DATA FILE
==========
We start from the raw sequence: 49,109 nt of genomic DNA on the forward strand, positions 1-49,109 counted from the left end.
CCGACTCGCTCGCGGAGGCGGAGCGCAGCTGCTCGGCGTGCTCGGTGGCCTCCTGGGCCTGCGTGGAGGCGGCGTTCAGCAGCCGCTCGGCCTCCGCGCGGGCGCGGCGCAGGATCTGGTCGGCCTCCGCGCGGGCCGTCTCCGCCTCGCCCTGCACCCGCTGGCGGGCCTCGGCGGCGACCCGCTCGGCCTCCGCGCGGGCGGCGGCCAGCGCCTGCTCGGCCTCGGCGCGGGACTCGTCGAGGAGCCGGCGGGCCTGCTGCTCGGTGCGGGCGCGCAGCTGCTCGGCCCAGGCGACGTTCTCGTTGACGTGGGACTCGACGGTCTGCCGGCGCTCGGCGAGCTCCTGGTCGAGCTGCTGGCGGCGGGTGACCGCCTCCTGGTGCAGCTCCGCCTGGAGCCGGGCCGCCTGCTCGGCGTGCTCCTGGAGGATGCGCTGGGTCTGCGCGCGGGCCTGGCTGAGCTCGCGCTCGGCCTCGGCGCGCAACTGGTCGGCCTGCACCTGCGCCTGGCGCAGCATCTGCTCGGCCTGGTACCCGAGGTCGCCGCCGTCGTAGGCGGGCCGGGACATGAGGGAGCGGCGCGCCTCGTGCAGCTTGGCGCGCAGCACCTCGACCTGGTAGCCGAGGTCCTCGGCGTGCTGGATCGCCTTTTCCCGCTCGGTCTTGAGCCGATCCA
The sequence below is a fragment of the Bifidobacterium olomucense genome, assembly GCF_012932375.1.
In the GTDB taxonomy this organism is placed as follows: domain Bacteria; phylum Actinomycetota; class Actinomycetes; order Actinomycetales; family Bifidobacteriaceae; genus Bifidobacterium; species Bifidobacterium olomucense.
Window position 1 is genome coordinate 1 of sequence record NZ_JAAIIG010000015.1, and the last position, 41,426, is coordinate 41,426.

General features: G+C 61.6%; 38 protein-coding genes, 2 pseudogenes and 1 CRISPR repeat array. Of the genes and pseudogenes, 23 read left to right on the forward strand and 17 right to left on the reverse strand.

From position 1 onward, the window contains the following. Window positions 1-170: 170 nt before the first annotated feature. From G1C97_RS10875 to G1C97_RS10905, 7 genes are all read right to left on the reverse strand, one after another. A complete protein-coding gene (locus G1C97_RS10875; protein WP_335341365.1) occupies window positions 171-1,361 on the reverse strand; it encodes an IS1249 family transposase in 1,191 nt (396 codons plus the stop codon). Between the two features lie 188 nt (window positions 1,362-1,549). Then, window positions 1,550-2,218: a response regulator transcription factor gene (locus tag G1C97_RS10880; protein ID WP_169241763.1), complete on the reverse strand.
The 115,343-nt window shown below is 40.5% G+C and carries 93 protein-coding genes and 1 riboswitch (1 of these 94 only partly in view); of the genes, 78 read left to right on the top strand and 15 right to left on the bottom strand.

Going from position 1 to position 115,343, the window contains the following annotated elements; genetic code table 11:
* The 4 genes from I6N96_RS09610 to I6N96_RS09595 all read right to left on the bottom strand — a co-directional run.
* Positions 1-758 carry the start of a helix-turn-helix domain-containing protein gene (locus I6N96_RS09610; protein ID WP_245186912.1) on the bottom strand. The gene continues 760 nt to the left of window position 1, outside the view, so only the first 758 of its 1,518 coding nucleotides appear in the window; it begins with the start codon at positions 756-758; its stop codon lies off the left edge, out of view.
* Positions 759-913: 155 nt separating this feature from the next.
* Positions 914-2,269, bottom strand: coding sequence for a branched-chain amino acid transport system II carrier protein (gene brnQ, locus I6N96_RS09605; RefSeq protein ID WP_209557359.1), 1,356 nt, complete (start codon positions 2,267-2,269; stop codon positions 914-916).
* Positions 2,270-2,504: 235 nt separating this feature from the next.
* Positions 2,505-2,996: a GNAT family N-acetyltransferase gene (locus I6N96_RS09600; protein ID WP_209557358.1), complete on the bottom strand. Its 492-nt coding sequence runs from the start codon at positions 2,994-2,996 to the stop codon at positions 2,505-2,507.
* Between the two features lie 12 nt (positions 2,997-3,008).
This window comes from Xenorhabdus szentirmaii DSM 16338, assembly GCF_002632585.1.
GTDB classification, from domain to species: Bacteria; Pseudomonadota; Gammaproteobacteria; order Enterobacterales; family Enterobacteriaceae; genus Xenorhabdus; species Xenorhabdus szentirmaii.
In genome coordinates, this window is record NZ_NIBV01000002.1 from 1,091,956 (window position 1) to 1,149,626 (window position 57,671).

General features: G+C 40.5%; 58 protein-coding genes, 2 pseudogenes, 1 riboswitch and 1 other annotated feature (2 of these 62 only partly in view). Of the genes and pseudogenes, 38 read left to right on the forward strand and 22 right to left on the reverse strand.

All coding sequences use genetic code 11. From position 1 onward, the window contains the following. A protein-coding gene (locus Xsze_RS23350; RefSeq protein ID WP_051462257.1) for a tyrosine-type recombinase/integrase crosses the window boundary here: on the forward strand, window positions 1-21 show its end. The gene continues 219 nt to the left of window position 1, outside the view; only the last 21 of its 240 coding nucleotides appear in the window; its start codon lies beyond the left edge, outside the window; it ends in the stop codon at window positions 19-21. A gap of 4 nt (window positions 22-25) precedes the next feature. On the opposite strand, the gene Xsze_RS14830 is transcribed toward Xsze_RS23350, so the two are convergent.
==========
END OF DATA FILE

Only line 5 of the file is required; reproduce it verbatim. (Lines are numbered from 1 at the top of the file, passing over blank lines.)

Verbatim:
Window position 1 is genome coordinate 1 of sequence record NZ_JAAIIG010000015.1, and the last position, 41,426, is coordinate 41,426.